Our Klamath Basin Water Crisis
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This fish tale is the story of common sense getting away
"Last week, per order of your federal government, the California Bureau of Reclamation ordered the release of 15,000 acre-feet of water into the Stanislaus River. That comes to 4.8 billion gallons, enough water to supply 178,301 Californians for a year...Six fish needed saving. Not six species of fish; a total of six fish..."
by Doug McIntyre, Los Angeles Daily News
We have two cats. One doesn’t like water; not many cats do. Then again, Chapman is afraid of just about everything, especially The Wife, so it’s not surprising he’s nervous around water. The other cat, Doug Jr., must be part dolphin.
Junior not only drinks from his water bowl, he’s been known to stand in the toilet, lie in puddles in the yard and habitually jump into the sink while I’m doing the dishes.
Every night — every single night — I wash the dishes after dinner; that’s my story and I’m sticking to it. The second I turn on the tap, I’m joined by a thirsty cat who laps at the small trickle I let dribble from the kitchen faucet for that very purpose.
“Don’t you know there’s a drought?” asks The Wife, and, of course, the cat doesn’t know from droughts. Doug Jr. is blissfully ignorant that California is in the midst of a historic dry spell with no relief in sight.
But even my cat is not as ignorant as those dopes in Washington.
Last week, per order of your federal government, the California Bureau of Reclamation ordered the release of 15,000 acre-feet of water into the Stanislaus River. That comes to 4.8 billion gallons, enough water to supply 178,301 Californians for a year.
That’s the entire city of Santa Clarita or 1.5 Burbanks. My cat could drink from the sink till he drowns.
You’re probably wondering why the feds would force parched California to flush billions of gallons of precious fresh water into the Pacific at the exact same time Gov. Brown is pushing for water rationing.
The answer? Six fish needed saving.
Not six species of fish; a total of six fish.
Steelhead trout to be specific.
The drought has so lowered the Stanislaus that the river isn’t deep enough for the steelhead to make it to their spawning grounds. Since steelhead are on the endangered species list, the Bureau of Reclamation says they had no choice but to open the floodgates. Literally.
Too bad cementheads aren’t endangered.
“We have a requirement under the Endangered Species Act to provide water to support the fisheries,” Louis Moore, deputy regional public affairs officer for the Bureau of Reclamation, told KFBK radio in Sacramento.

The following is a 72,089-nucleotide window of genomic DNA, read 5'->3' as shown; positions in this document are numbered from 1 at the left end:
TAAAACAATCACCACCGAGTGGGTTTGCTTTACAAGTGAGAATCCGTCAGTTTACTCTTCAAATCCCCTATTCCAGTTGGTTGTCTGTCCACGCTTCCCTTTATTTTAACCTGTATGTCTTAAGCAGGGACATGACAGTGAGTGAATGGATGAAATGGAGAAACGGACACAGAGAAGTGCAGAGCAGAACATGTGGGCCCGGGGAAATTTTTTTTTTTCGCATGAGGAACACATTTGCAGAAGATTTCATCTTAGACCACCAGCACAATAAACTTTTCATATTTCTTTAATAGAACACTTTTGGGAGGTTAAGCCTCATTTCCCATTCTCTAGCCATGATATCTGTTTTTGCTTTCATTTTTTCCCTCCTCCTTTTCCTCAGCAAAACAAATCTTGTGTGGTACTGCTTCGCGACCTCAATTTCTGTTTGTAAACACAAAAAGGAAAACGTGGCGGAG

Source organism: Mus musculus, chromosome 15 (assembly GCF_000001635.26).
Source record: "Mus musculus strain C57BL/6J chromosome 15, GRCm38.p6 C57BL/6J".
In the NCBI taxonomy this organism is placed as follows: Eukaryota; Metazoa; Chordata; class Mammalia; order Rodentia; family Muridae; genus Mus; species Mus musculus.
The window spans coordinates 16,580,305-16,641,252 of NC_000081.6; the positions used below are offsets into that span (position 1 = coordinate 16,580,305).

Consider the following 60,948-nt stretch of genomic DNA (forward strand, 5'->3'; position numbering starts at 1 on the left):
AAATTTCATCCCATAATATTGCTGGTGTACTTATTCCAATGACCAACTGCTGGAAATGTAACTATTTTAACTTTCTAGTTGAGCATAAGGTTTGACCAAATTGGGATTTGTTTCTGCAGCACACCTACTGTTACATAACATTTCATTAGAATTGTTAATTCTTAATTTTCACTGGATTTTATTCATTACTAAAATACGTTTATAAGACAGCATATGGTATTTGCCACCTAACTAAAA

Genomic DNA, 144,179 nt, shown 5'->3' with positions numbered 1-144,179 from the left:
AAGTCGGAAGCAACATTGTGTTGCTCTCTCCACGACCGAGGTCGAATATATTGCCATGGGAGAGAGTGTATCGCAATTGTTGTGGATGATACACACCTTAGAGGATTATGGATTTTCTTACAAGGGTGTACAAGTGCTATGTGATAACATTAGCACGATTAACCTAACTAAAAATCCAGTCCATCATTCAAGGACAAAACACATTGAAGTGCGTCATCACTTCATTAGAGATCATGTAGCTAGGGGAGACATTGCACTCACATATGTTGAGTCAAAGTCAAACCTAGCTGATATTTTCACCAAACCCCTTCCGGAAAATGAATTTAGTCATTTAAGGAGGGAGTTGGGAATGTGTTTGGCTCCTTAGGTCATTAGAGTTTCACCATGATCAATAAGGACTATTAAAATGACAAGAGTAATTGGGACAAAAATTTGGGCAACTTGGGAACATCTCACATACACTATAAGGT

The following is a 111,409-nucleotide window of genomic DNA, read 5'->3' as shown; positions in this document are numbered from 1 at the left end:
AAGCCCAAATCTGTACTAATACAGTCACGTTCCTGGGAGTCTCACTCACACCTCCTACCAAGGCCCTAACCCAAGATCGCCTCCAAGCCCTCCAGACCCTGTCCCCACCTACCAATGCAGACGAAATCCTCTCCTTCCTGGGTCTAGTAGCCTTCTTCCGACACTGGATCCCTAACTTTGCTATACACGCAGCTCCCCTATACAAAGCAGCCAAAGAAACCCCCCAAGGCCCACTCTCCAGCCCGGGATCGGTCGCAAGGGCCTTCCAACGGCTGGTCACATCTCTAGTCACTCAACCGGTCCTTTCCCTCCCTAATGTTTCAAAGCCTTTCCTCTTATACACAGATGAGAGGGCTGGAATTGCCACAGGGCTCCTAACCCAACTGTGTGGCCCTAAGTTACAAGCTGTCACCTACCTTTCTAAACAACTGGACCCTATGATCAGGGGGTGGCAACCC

How anyone in government could insist on this criminal waste of water while California suffers dust-bowl conditions is hard to fathom.
Consider: 4.8 billion gallons of water has a street value of $600,000. That’s a hundred grand per fish. Fish that pricey should have names. Let’s call them Gil, Marlin, Finn, Fisher, Nemo and Flipper.
At 100K per fish, we could have hired a limo and driven them to the ocean.
Amazingly, this is the second time this spring we’ve flushed steelhead down the Stanislaus and common sense along with them.
In March another 15,000 acre-feet of water was released to show 23 fish out to sea.
At least that’s what we hope happened.
Marine biologists aren’t sure Gil, Marlin, Finn, Fisher, Nemo and Flipper made it to San Francisco Bay. Because of the drought the Stanislaus is warmer than usual, maybe too warm for steelhead to survive.
It’s entirely possible we spent 600 grand to make 4 billion gallons of bouillabaisse.
Andrea Fuller, a marine biologist who has spent 20 years studying the Stanislaus River, says the federal government has yet to provide any scientific data to support their water release edict despite repeated requests.
So The Wife says, “Put a bucket under the faucet if you’re going to let him drink from the sink!”
So that’s what I do now.
When I do the dishes — did I mention I do the dishes? — I now keep a bucket under the tap to catch the water the cat misses. When the bucket fills The Wife hauls it out to the garden and dumps it on a tomato plant. Or is that the neighbor’s pot plant? I’ll get back to you.
I’ve already killed off the front lawn and spent a small fortune putting in succulents and other spiky plants to do my part for drought relief. Starting today I will no longer “shampoo, rinse, repeat.” I will now only “shampoo and rinse.” And the cat’s faucet days may be coming to an end.
We have fish to save.
Doug McIntyre’s column appears frequently. He can be heard weekdays from 5-9 on 790 AM. He can be reached at: firstname.lastname@example.org.
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Page Updated: Sunday May 17, 2015 01:47 PM Pacific
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